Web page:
img002Everything has its time:  the horse and buggy, dirigibles, oil lamps, the dog sled.  But with time comes progress and new inventions.  In 1958 Joseph Armand Bombardier created an economic small single tracked vehicle with a front mounted engine that could easily glide over snow and it changed how we view winter forever.  For centuries snow had been seen as a burden, but now it was eagerly welcomed by scores of people in the north.  Winter was no longer a time to be cooped up inside your home, it was a time for the whole family to get out and experience the gloriousness of the winter world. The snowmobile was an inexpensive way to access this new frontier and snowmobile sales skyrocketed.    Just 13 years after the sale of the first Ski-Doo there were over 100 snowmobile manufacturers and sales climbed to a staggering 495,000 snowmobiles sold in 1971, and more importantly there were over 1.5 million snowmobiles cruising the woods and frozen lakes of the north.  In the early seventies, snowmobile magazines were over 100 pages thick just to accommodate all of the ads.



Full page snowmobile ads like these filled snowmobile magazines in the 1970′s











Snowmobiling was on the national news as America’s hottest new trend and all of the industry experts predicted that sales would reach over one million units per year by the late 1970’s.   When sales dipped slightly to 460,000 units in 1972 no one hit the panic button, after all there were now over two million registered snowmobiles on the trails.  1973 saw EPA regulations for noise which meant testing and remanufacturing to make less noisy sleds, the result of this added research expense coupled with the first oil embargo in 1973 resulted in some of the weaker manufacturers closing up shop, as sales dropped to 450,000 the industry still seemed exceptionally strong and the disappearance of many of the fly by night manufacturers was seen as a good thing.  By 1974 gas prices had increased by 300% and the stock market crash tapped into many American’s pocketbook and sales dropped again to 435,000, but with almost three million sleds now out on the snow it seemed that the industry would weather the storm, the one thing it couldn’t weather, however, was the weather.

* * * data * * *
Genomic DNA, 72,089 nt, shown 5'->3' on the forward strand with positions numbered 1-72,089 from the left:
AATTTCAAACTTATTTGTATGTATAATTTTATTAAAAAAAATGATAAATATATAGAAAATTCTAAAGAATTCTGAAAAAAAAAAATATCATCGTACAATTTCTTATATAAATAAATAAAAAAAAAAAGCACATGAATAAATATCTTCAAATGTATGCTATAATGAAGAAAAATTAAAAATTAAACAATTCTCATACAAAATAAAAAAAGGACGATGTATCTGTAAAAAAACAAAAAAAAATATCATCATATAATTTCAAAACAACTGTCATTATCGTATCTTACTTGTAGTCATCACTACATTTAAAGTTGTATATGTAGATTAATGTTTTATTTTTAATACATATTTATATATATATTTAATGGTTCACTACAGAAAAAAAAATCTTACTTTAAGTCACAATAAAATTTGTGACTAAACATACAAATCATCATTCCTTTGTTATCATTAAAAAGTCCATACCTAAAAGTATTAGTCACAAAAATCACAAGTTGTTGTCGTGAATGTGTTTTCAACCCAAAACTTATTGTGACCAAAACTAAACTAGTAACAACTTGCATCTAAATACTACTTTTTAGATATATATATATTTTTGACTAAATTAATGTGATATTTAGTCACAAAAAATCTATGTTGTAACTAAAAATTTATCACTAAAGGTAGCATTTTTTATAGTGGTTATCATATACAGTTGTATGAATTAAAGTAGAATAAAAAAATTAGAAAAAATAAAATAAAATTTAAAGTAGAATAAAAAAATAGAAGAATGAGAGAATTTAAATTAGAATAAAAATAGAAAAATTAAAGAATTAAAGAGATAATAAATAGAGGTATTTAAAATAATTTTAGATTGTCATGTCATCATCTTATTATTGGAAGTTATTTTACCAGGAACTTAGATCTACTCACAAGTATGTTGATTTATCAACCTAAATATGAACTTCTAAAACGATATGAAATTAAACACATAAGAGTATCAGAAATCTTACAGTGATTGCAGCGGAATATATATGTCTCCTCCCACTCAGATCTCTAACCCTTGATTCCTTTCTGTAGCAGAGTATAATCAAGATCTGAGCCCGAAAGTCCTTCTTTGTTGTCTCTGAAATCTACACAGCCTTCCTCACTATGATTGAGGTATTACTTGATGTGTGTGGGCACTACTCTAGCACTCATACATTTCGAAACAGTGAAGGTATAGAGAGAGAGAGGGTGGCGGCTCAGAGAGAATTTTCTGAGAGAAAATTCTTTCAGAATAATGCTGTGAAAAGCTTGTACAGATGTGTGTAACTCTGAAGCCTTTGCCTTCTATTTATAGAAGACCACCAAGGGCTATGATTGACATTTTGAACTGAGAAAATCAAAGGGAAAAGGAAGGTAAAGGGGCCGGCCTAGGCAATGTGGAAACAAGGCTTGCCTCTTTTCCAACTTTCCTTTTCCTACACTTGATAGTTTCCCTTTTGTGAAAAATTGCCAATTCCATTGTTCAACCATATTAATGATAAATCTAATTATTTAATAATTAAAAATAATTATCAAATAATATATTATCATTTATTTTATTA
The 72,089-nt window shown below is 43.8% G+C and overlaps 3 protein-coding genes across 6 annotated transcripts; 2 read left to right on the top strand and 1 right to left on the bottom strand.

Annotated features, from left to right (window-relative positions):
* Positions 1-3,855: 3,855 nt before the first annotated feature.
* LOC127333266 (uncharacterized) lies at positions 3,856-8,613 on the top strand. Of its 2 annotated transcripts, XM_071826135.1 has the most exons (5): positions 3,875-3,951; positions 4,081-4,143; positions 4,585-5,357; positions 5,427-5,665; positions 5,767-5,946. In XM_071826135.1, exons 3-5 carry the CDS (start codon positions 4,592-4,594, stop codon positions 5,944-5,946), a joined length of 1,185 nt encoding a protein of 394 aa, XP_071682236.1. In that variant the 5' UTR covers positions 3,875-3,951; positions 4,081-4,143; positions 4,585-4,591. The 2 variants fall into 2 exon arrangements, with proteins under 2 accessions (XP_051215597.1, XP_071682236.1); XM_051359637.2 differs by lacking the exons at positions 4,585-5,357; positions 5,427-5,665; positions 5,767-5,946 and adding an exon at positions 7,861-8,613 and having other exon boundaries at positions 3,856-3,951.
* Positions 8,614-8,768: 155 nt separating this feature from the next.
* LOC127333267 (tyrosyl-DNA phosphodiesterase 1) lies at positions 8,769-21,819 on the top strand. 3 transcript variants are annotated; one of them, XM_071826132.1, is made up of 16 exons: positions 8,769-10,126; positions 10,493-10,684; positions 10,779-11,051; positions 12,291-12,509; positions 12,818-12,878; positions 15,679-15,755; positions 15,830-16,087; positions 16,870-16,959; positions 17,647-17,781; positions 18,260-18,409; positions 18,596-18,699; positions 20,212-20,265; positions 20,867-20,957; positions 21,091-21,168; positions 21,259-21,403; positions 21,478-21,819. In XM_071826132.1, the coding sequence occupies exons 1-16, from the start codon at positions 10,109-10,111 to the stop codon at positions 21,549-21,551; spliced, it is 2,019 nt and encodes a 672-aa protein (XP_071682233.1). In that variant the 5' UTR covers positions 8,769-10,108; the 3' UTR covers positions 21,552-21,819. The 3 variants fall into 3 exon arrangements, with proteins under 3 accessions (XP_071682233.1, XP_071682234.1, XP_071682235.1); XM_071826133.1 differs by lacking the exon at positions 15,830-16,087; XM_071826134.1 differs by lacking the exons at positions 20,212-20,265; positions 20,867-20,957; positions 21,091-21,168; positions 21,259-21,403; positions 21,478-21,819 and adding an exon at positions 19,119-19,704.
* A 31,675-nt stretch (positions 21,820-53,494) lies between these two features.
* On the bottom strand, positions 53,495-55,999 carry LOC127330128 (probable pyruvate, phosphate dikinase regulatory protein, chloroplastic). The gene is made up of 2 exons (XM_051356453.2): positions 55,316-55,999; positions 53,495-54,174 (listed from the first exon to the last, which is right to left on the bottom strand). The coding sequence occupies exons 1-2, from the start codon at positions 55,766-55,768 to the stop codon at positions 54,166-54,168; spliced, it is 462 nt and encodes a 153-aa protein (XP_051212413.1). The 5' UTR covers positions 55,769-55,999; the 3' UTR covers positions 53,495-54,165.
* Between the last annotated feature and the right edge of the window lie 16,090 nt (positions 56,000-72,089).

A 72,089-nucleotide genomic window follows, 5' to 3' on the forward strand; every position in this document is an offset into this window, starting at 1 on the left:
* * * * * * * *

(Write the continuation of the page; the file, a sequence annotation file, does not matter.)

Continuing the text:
Every industry has its growing pains and the snowmobile industry was about to face an avalanche of market forces that would combine to decimate the marketplace.  The 1973 EPA regulations were the first shot, then the oil embargo did its damage, but something else was taking place- saturation.  There are only so many climates that make owning a snowmobile a worthwhile investment, meaning that there were only so many snowmobiles that could be sold. Add to that the emergence of two new recreational vehicles:  The Jet Ski and the new three wheeler ATV’s. Now consumers had more choices and their recreational dollars were going elsewhere.  Finally came the one thing that everyone in the snowmobile industry dreads:  Poor snow conditions.  A few lean snow years and then the second oil embargo in 1979 caught the snowmobile manufacturers totally off guard as sales plummeted to under 200,000 leaving many of them with excess inventory.  With no way to pay their creditors due to lack of sales, snowmobile companies began collapsing and huge industry mainstays like Sno-Jet, Rupp, and Scorpion were suddenly gone.  Other manufacturers that had businesses outside of the snowmobile industry like Johnson, Evinrude, Mercury, Kawasaki and John Deere got out of the snowmobile market.  Even the mighty Arctic Cat went belly up but was revived by its employees banning together and resurrecting their old company. With sales dropping to a low of 103,000 in 1986 it looked like the snowmobile might be a thing of the past.  There was one silver lining in all of this, however, in the mid-eighties there were still over four million snowmobiles being used around the world, a peak number that may never be seen again.  The remaining manufacturers began making higher quality machines with excellent suspensions that could take advantage of what was now a well-established trail system.  When the nineties began with some monster early snow years, snowmobiling experienced a giant resurgence.  Although sales never reached the numbers they achieved in the early seventies, snowmobiles had made a comeback.  Everything has its time and for the snowmobile that time was the early seventies.  It was an exciting time to be experiencing an exciting new sport and today the popularity of vintage shows brings us back to a time when the snowmobile was the undisputed king of the recreational vehicle market.